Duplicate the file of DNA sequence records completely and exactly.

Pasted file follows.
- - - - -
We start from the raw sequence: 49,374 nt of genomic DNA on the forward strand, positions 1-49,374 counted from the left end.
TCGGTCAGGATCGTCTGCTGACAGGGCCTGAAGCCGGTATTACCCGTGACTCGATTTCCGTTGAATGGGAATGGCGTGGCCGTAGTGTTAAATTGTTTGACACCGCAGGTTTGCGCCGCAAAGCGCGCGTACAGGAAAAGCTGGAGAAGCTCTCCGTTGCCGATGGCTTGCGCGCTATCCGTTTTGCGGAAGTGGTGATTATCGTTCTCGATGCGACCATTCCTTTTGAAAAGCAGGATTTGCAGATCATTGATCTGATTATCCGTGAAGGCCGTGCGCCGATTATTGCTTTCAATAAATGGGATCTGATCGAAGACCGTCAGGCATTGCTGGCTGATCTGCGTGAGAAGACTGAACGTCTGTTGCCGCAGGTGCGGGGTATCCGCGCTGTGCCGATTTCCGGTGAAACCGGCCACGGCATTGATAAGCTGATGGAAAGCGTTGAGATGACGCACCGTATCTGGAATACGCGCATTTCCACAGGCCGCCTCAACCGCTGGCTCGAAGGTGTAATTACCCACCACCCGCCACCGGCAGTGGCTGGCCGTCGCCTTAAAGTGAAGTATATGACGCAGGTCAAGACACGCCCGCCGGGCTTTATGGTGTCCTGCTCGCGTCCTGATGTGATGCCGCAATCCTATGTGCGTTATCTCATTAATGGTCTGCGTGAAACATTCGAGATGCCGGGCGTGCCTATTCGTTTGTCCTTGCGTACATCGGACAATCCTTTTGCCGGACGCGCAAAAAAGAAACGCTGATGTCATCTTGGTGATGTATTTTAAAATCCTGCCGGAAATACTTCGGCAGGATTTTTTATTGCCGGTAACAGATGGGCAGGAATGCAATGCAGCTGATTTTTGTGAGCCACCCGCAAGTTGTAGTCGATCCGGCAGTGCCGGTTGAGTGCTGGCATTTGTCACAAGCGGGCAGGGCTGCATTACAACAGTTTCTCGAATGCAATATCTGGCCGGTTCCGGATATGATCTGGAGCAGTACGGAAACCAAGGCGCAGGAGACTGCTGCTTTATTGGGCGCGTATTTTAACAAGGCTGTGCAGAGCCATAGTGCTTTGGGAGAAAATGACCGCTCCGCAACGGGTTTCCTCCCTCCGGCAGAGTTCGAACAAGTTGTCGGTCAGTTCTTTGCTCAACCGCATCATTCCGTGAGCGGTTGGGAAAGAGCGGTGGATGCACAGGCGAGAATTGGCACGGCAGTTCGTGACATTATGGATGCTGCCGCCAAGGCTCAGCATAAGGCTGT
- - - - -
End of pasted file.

We start from the raw sequence: 49,374 nt of genomic DNA on the forward strand, positions 1-49,374 counted from the left end.
TCGGTCAGGATCGTCTGCTGACAGGGCCTGAAGCCGGTATTACCCGTGACTCGATTTCCGTTGAATGGGAATGGCGTGGCCGTAGTGTTAAATTGTTTGACACCGCAGGTTTGCGCCGCAAAGCGCGCGTACAGGAAAAGCTGGAGAAGCTCTCCGTTGCCGATGGCTTGCGCGCTATCCGTTTTGCGGAAGTGGTGATTATCGTTCTCGATGCGACCATTCCTTTTGAAAAGCAGGATTTGCAGATCATTGATCTGATTATCCGTGAAGGCCGTGCGCCGATTATTGCTTTCAATAAATGGGATCTGATCGAAGACCGTCAGGCATTGCTGGCTGATCTGCGTGAGAAGACTGAACGTCTGTTGCCGCAGGTGCGGGGTATCCGCGCTGTGCCGATTTCCGGTGAAACCGGCCACGGCATTGATAAGCTGATGGAAAGCGTTGAGATGACGCACCGTATCTGGAATACGCGCATTTCCACAGGCCGCCTCAACCGCTGGCTCGAAGGTGTAATTACCCACCACCCGCCACCGGCAGTGGCTGGCCGTCGCCTTAAAGTGAAGTATATGACGCAGGTCAAGACACGCCCGCCGGGCTTTATGGTGTCCTGCTCGCGTCCTGATGTGATGCCGCAATCCTATGTGCGTTATCTCATTAATGGTCTGCGTGAAACATTCGAGATGCCGGGCGTGCCTATTCGTTTGTCCTTGCGTACATCGGACAATCCTTTTGCCGGACGCGCAAAAAAGAAACGCTGATGTCATCTTGGTGATGTATTTTAAAATCCTGCCGGAAATACTTCGGCAGGATTTTTTATTGCCGGTAACAGATGGGCAGGAATGCAATGCAGCTGATTTTTGTGAGCCACCCGCAAGTTGTAGTCGATCCGGCAGTGCCGGTTGAGTGCTGGCATTTGTCACAAGCGGGCAGGGCTGCATTACAACAGTTTCTCGAATGCAATATCTGGCCGGTTCCGGATATGATCTGGAGCAGTACGGAAACCAAGGCGCAGGAGACTGCTGCTTTATTGGGCGCGTATTTTAACAAGGCTGTGCAGAGCCATAGTGCTTTGGGAGAAAATGACCGCTCCGCAACGGGTTTCCTCCCTCCGGCAGAGTTCGAACAAGTTGTCGGTCAGTTCTTTGCTCAACCGCATCATTCCGTGAGCGGTTGGGAAAGAGCGGTGGATGCACAGGCGAGAATTGGCACGGCAGTTCGTGACATTATGGATGCTGCCGCCAAGGCTCAGCATAAGGCTGT